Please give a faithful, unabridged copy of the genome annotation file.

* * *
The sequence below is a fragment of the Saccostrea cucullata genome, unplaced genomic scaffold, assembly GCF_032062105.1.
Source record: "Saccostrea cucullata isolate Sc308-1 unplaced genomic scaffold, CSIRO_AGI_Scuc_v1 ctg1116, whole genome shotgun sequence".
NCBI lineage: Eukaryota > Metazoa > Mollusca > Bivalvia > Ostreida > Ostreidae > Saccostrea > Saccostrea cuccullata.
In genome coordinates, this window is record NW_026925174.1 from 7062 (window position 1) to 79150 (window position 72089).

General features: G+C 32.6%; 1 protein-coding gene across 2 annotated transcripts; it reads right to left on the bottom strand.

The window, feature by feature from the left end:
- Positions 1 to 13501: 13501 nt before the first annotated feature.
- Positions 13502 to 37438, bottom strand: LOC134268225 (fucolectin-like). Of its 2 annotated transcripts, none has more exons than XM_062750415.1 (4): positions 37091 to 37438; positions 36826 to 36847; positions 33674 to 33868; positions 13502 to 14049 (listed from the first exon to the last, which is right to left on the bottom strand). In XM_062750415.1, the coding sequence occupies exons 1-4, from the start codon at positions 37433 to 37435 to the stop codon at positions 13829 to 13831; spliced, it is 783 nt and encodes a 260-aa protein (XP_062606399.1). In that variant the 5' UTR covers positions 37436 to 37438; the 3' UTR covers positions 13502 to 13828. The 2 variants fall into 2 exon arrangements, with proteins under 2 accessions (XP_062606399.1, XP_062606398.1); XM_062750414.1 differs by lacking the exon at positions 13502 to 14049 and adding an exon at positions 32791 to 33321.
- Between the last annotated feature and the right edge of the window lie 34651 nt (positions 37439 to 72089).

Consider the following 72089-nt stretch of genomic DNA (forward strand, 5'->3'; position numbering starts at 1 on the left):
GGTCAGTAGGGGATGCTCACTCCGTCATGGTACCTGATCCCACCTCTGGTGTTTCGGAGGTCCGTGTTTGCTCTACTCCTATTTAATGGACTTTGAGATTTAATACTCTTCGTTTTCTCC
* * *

The sequence below is a fragment of the Saccostrea cucullata genome, unplaced genomic scaffold, assembly GCF_032062105.1.
Source record: "Saccostrea cucullata isolate Sc308-1 unplaced genomic scaffold, CSIRO_AGI_Scuc_v1 ctg1116, whole genome shotgun sequence".
NCBI lineage: Eukaryota > Metazoa > Mollusca > Bivalvia > Ostreida > Ostreidae > Saccostrea > Saccostrea cuccullata.
In genome coordinates, this window is record NW_026925174.1 from 7062 (window position 1) to 79150 (window position 72089).

General features: G+C 32.6%; 1 protein-coding gene across 2 annotated transcripts; it reads right to left on the bottom strand.

The window, feature by feature from the left end:
- Positions 1 to 13501: 13501 nt before the first annotated feature.
- Positions 13502 to 37438, bottom strand: LOC134268225 (fucolectin-like). Of its 2 annotated transcripts, none has more exons than XM_062750415.1 (4): positions 37091 to 37438; positions 36826 to 36847; positions 33674 to 33868; positions 13502 to 14049 (listed from the first exon to the last, which is right to left on the bottom strand). In XM_062750415.1, the coding sequence occupies exons 1-4, from the start codon at positions 37433 to 37435 to the stop codon at positions 13829 to 13831; spliced, it is 783 nt and encodes a 260-aa protein (XP_062606399.1). In that variant the 5' UTR covers positions 37436 to 37438; the 3' UTR covers positions 13502 to 13828. The 2 variants fall into 2 exon arrangements, with proteins under 2 accessions (XP_062606399.1, XP_062606398.1); XM_062750414.1 differs by lacking the exon at positions 13502 to 14049 and adding an exon at positions 32791 to 33321.
- Between the last annotated feature and the right edge of the window lie 34651 nt (positions 37439 to 72089).

Consider the following 72089-nt stretch of genomic DNA (forward strand, 5'->3'; position numbering starts at 1 on the left):
GGTCAGTAGGGGATGCTCACTCCGTCATGGTACCTGATCCCACCTCTGGTGTTTCGGAGGTCCGTGTTTGCTCTACTCCTATTTAATGGACTTTGAGATTTAATACTCTTCGTTTTCTCC